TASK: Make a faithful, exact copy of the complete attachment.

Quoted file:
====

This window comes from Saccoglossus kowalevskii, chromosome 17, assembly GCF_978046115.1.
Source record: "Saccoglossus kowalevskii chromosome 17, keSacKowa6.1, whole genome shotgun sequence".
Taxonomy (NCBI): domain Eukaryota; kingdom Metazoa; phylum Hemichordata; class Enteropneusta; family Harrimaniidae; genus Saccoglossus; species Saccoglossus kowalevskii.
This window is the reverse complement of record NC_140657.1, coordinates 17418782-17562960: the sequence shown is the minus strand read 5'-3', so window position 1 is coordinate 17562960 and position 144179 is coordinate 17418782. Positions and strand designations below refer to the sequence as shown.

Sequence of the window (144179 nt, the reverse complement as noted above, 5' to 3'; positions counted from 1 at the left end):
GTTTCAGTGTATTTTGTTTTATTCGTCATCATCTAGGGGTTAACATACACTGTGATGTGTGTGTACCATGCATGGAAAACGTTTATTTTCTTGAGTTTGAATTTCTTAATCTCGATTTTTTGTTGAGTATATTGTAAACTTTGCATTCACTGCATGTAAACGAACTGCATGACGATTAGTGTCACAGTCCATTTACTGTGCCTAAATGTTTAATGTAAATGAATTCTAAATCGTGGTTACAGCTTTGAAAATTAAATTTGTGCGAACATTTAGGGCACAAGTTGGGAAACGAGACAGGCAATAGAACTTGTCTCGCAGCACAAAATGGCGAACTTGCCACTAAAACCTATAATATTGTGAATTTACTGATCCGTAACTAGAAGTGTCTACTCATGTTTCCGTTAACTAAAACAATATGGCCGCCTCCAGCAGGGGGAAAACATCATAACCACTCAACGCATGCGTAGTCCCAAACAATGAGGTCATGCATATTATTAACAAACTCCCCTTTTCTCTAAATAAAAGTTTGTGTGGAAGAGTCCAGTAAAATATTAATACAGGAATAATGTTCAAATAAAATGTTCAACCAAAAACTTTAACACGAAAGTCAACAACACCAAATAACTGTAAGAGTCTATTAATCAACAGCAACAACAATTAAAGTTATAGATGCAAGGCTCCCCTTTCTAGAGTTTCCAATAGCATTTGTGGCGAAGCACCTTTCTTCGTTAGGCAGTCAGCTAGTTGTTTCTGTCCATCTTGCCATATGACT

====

This window comes from Saccoglossus kowalevskii, chromosome 17, assembly GCF_978046115.1.
Source record: "Saccoglossus kowalevskii chromosome 17, keSacKowa6.1, whole genome shotgun sequence".
Taxonomy (NCBI): domain Eukaryota; kingdom Metazoa; phylum Hemichordata; class Enteropneusta; family Harrimaniidae; genus Saccoglossus; species Saccoglossus kowalevskii.
This window is the reverse complement of record NC_140657.1, coordinates 17418782-17562960: the sequence shown is the minus strand read 5'-3', so window position 1 is coordinate 17562960 and position 144179 is coordinate 17418782. Positions and strand designations below refer to the sequence as shown.

Sequence of the window (144179 nt, the reverse complement as noted above, 5' to 3'; positions counted from 1 at the left end):
GTTTCAGTGTATTTTGTTTTATTCGTCATCATCTAGGGGTTAACATACACTGTGATGTGTGTGTACCATGCATGGAAAACGTTTATTTTCTTGAGTTTGAATTTCTTAATCTCGATTTTTTGTTGAGTATATTGTAAACTTTGCATTCACTGCATGTAAACGAACTGCATGACGATTAGTGTCACAGTCCATTTACTGTGCCTAAATGTTTAATGTAAATGAATTCTAAATCGTGGTTACAGCTTTGAAAATTAAATTTGTGCGAACATTTAGGGCACAAGTTGGGAAACGAGACAGGCAATAGAACTTGTCTCGCAGCACAAAATGGCGAACTTGCCACTAAAACCTATAATATTGTGAATTTACTGATCCGTAACTAGAAGTGTCTACTCATGTTTCCGTTAACTAAAACAATATGGCCGCCTCCAGCAGGGGGAAAACATCATAACCACTCAACGCATGCGTAGTCCCAAACAATGAGGTCATGCATATTATTAACAAACTCCCCTTTTCTCTAAATAAAAGTTTGTGTGGAAGAGTCCAGTAAAATATTAATACAGGAATAATGTTCAAATAAAATGTTCAACCAAAAACTTTAACACGAAAGTCAACAACACCAAATAACTGTAAGAGTCTATTAATCAACAGCAACAACAATTAAAGTTATAGATGCAAGGCTCCCCTTTCTAGAGTTTCCAATAGCATTTGTGGCGAAGCACCTTTCTTCGTTAGGCAGTCAGCTAGTTGTTTCTGTCCATCTTGCCATATGACT